The Green Sheet Online Edition
October 08, 2007 • Issue 07:10:01
Check 21's 'Top Ten'
While the task of outfitting a bank with the technology necessary to meet Check 21's requirements may seem daunting, many banks haven't yet considered the positive financial impact these upgrades can have on their bank's business. Meanwhile, other financial institutions (FIs) that have implemented branch image-capture technologies are already reaping numerous benefits.
As check imaging takes off in the United States, the question on most retail bankers' minds isn't if but when to implement branch image capture.
The number of images received by paying banks exceeded the number of substitutes for the first time in September 2006. The rate of growth in images is accelerating.
And the number of institutions participating in image-based clearing totals almost 5,500 (approximately 34% of all institutions).
More are expected to implement check-image enhancements in the near future.
Following is a list of Check 21's "Top Ten" _ a list of compelling reasons for FIs to invest sooner rather than later in technologies that help banks meet the near-term goals of Check 21 and enhance their competitiveness in the long run.
The Top Ten
10. Protect banking continuity in case of disaster. Electronic check imaging helps FIs remain operational in the event of a national catastrophe that makes transportation of bank documents impossible. Check 21 makes it possible for FIs to continue depositing and clearing checks, even if the physical transportation network is compromised.
9. Reduce expenses. Check 21 technology eliminates the expenses associated with transporting paper checks to processing sites and clearing houses. Additionally, electronic check imaging can help reduce float expenses, since collection delays caused by transportation or weather-related problems are no longer issues.
Industry experts state that traditional ATM deposits with envelopes cost $1.70 per transaction; ATMs that image check deposits reduce that cost to 40 cents per transaction.
8. Reduce overhead. Without paper checks to process, banks can eliminate many overhead or infrastructure expenses, such as processing costs and human resource and equipment expenses.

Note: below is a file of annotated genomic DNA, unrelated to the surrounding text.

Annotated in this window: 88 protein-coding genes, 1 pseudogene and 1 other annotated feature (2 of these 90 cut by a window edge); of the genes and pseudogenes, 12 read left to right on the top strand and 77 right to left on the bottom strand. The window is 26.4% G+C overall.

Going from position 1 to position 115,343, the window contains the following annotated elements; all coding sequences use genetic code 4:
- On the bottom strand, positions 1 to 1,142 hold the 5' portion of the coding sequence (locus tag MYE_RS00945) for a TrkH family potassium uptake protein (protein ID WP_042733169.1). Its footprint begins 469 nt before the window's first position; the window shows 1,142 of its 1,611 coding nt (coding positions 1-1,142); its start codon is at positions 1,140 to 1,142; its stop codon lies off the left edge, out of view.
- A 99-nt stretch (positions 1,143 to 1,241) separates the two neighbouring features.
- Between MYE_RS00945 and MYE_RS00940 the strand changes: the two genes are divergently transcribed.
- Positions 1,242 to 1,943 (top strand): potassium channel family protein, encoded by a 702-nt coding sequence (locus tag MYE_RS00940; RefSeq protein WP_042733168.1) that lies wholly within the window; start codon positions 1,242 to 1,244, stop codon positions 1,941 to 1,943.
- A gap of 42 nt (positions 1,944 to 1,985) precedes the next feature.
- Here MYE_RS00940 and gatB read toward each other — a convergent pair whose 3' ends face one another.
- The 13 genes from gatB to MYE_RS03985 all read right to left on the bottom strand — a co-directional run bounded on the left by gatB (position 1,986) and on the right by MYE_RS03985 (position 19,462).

7. Diminish fraud. Reduce exposure to fraud with faster clearing and advanced check validation. Envelope-free ATM deposits also eliminate "empty envelope" deposits.
6. Improve customer acquisition and retention. Implementing Check 21 technology allows banks to differentiate and compete by offering remote-data-capture capabilities and/or enhanced image-based products and services customers want.
5. Expand customer service. The added ability to extend deposit deadlines helps banks provide better service and improved fund availability for customers. Enhanced transaction automation also frees branch staff to focus more of their efforts on servicing customers' needs.
4. Enhance error resolution. Because of electronic check imaging, banks are able to forward and restore images at other locations to address processing problems with individual deposits or even in full-scale contingency situations.
3. Improve clearing times. Since physical transportation to a processing location is eliminated, electronic checks enter the clearing process faster.
2. Increase customer satisfaction and ATM use. Customers want to control the interactions they have with their banks. Electronic check processing gives them more of what they want and increases customer transactions per ATM, changing the transaction mix to enhance the profitability of a bank's ATM channel.
1. Transform the revenue model. Migrating more customers to the ATM channel for appropriate transactions frees up branch employees, who can now spend more time selling services inside the branch.
Check 21 is a strong catalyst for change in the banking industry. Checks remain the largest noncash payment option in the United States, and American consumers continue to see checks as a critical payment mechanism.
To compete in today's rapidly changing banking industry, FIs, whether they are national, regional or local, must focus on three goals: acquiring new customers, retaining current customers and controlling costs.
Banks that proactively invest in technologies that provide the means to meet those goals are the ones that will remain competitive tomorrow.
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